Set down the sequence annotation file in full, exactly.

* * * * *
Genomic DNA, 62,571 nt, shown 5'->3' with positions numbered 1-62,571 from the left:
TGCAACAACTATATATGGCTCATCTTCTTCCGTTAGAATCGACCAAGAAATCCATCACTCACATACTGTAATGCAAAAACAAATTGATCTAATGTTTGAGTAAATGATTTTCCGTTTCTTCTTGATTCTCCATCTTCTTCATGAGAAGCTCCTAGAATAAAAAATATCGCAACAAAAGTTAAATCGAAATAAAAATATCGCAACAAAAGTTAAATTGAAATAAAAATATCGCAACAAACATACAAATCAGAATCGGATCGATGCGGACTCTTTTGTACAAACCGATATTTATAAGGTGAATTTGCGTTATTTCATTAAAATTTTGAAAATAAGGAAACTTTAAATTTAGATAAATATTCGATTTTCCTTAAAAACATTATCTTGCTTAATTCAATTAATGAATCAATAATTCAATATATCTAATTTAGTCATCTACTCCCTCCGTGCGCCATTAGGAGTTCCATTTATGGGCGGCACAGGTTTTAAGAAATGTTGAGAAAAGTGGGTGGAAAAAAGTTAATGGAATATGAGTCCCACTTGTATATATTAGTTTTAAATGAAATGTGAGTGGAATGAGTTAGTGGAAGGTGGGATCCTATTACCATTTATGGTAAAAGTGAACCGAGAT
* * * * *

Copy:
Genomic DNA, 62,571 nt, shown 5'->3' with positions numbered 1-62,571 from the left:
TGCAACAACTATATATGGCTCATCTTCTTCCGTTAGAATCGACCAAGAAATCCATCACTCACATACTGTAATGCAAAAACAAATTGATCTAATGTTTGAGTAAATGATTTTCCGTTTCTTCTTGATTCTCCATCTTCTTCATGAGAAGCTCCTAGAATAAAAAATATCGCAACAAAAGTTAAATCGAAATAAAAATATCGCAACAAAAGTTAAATTGAAATAAAAATATCGCAACAAACATACAAATCAGAATCGGATCGATGCGGACTCTTTTGTACAAACCGATATTTATAAGGTGAATTTGCGTTATTTCATTAAAATTTTGAAAATAAGGAAACTTTAAATTTAGATAAATATTCGATTTTCCTTAAAAACATTATCTTGCTTAATTCAATTAATGAATCAATAATTCAATATATCTAATTTAGTCATCTACTCCCTCCGTGCGCCATTAGGAGTTCCATTTATGGGCGGCACAGGTTTTAAGAAATGTTGAGAAAAGTGGGTGGAAAAAAGTTAATGGAATATGAGTCCCACTTGTATATATTAGTTTTAAATGAAATGTGAGTGGAATGAGTTAGTGGAAGGTGGGATCCTATTACCATTTATGGTAAAAGTGAACCGAGAT